Looking In, Looking Out


Loving Judaism may be about finding the right Jewish space —spiritually and communally — at the right time. And if you’re not there yet, life can be tough.

For me, growing up Modern Orthodox in Long Island, I wasn’t there yet during high school. By senior year, I felt like I had done my time in the Jewish day school system for almost 15 years. I had averted my gaze from the temptations of Domino’s Pizza and McDonald’s. I had arrived at school in the mornings far earlier than could reasonably be expected of any teenager for davening, putting on tefillin and mumbling unfelt prayers as my eyes froze over with sleep. I kept Shabbos, I kept kosher — and I kept asking the same question: What am I doing here?

By the time high school was over, I was ready to skip town. I think I’m the first person from my high school to attend Oberlin College, known for its progressive liberalism, and few students attend from any Orthodox day school. Oberlin is a good nine-hour drive from Long Island, and as my mom and I drove up to school at the start of my first year, I was grateful for each of the 500 miles separating me from the first 18 years of my life.

But the start of my college life did a much better job of raising new questions than putting to bed the old ones. Questions like: Without Judaism at its center, what is my life supposed to look like? Or, if all I wanted to do in high school was distance myself from the Jewish community, why have I found myself joining what seems like every Jewish club on campus? Or even: Why do I miss my old Jewish community so much?

Now in my third year at Oberlin, I find myself in a very strange kind of middle ground. Over the past three years, I’ve slowly begun to pick up the pieces of the observance I thought I’d left behind for good. I’m probably far more religious now than I ever was before, doing all kinds of things — davening, putting on tefillin, keeping Shabbat — that once seemed absurd to me. It took being here, a college not exactly known for its religious student body, to realize that it wasn’t Judaism itself that I had been so repelled by.

It was only once I had the ability to choose how I wanted religion to play a part in my life, instead of it just being a given, that I realized that I actually wanted it there. I was able to define how Judaism would play a role in my life. Being in a non-religious — even anti-religious — space forced me to grapple with whether Judaism was important to me, which in turn made me see, for the very first time in my life, Judaism’s importance. In going from a deeply observant environment to a totally secular one, I was able to see my religion from a perspective that I had never before had access to.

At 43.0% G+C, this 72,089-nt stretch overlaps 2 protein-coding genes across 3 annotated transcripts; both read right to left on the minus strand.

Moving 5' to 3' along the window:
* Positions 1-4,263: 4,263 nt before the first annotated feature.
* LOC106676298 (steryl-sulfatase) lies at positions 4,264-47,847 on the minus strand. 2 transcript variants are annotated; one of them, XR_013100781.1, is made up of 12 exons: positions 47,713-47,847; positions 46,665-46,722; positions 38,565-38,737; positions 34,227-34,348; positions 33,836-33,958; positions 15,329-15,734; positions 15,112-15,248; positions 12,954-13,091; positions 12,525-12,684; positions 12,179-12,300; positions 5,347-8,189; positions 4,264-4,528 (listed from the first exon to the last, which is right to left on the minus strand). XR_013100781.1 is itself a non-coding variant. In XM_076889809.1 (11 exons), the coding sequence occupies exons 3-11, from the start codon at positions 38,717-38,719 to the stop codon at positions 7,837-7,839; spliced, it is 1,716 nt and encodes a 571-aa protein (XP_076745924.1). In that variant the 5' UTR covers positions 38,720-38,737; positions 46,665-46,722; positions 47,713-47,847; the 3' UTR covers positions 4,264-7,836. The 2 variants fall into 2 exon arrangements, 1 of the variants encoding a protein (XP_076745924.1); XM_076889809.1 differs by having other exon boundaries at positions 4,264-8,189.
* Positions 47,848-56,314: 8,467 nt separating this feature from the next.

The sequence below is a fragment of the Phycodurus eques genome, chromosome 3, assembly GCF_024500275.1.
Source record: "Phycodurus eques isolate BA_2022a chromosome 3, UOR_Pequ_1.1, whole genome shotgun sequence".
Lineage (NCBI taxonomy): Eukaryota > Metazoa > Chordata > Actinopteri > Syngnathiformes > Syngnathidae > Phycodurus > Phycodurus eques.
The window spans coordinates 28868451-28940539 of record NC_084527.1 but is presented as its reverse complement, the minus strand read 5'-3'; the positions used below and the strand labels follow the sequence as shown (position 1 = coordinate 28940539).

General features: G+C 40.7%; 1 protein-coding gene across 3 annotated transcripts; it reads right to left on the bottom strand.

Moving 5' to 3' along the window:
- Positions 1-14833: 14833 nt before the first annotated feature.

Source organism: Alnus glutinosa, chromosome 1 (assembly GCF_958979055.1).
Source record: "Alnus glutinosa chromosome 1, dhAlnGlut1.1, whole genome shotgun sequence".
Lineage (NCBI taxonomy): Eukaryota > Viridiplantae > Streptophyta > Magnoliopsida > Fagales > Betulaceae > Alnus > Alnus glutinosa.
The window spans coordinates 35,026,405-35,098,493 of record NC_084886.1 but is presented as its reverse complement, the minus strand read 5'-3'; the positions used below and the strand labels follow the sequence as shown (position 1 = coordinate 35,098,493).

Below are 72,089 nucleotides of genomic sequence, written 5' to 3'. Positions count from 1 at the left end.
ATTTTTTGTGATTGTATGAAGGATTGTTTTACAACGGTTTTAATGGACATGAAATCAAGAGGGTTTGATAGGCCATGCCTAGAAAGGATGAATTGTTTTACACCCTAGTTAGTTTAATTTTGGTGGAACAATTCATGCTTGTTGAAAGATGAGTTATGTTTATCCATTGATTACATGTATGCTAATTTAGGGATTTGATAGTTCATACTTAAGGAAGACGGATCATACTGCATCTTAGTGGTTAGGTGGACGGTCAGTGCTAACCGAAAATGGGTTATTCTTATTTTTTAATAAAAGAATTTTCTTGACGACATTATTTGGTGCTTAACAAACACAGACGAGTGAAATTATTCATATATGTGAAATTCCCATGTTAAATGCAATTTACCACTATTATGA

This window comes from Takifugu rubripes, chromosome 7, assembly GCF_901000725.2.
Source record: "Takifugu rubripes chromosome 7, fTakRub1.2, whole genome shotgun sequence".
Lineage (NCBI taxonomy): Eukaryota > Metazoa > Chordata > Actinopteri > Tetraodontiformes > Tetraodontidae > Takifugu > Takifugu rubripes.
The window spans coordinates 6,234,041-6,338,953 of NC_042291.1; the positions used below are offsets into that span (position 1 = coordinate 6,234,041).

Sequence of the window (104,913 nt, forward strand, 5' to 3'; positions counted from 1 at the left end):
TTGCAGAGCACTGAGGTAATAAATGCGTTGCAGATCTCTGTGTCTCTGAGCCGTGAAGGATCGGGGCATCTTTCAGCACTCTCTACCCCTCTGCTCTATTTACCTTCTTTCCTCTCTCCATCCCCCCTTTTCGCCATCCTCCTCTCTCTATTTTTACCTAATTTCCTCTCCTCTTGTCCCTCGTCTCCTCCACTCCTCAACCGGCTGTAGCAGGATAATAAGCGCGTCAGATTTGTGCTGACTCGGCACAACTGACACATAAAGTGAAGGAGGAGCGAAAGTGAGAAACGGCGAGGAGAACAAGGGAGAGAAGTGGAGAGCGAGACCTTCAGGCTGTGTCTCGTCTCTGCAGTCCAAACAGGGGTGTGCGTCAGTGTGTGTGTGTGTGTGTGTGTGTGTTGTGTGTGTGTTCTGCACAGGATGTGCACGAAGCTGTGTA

That doesn’t mean that my old Orthodox community and I are suddenly a perfect fit. Indeed, that’s where the middle ground comes in; these days, I’ll often find that I’m the most religious person in a secular environment, but the most secular in a religious one — which, of course, means that I’m not truly comfortable in either.

For the moment, that’s where this story ends. The reason why I tell it here isn’t that I think it’s particularly unique. To the contrary, I think the broad strokes of it apply to a growing, largely unseen number of young people in the Jewish world. For these people, the idea of living in a non-Orthodox community is unthinkable, and yet living in an Orthodox community often means making compromises on many of their core convictions and inspires serious unease. This discomfort with Orthodoxy can spring from many different sources, be they political, religious, cultural, or, as is often the case, some mixture of the three. But discomfort doesn’t mean rejection. If anything, it shows that Orthodoxy, despite its flaws, isn’t something many of us are willing to truly walk away from.

Of course, I say this is a growing “movement,” but there is no statistical way to know that. Instead, that observation is based on the fact that I know these people — and if you’re Orthodox, you probably do, too, though you might not realize it. Their stories are all different, but they all hit similar notes. Stories like: a friend of mine who loves religion and Judaism so much so that she would love nothing more than to be a rabbi, if only such a thing were possible within the norms of Modern Orthodoxy. She told me that her practice of a religion with so much gender separation makes her “feel like I’m participating in my own oppression.” Or a friend of a friend whose dream to be the wife of a rabbi was complicated somewhat by the realization that she is gay. Or a student I know at Oberlin who struggles every High Holiday season, because “I could never go back to the kind of Orthodox services that I grew up with — but whenever I go to non-Orthodox minyan, it just doesn’t feel right. I don’t know where I’ll ever be comfortable.” Or another friend, who told me, “What I struggle with is the way the Orthodox community has accepted social bias that got folded into our tradition.” She said she felt that her voice “is not valued [as a woman] and I don’t have the opportunities to be a leader and a learner the way I want to be.”

Like I said, Judaism is about finding the right space at the right time, and for most, trial and error is all it takes. But what of the people who think they’ve found the right space for them Jewishly and communally, and yet still don’t fit in? As of now, I don’t know where I’ll end up, or if there’s a Jewish space that I can exist in without compromise. But what I do know is that I’m not the only one knocking on the door of the Orthodox community, asking for room. Whether the door is opened remains to be seen, but I’ll keep knocking for a while yet.

Rami Teeter is a junior at Oberlin College.

This piece is part of “The View From Campus” column written by students on campus. If you would like to contribute to it, email lily@jewishweek.org for more info.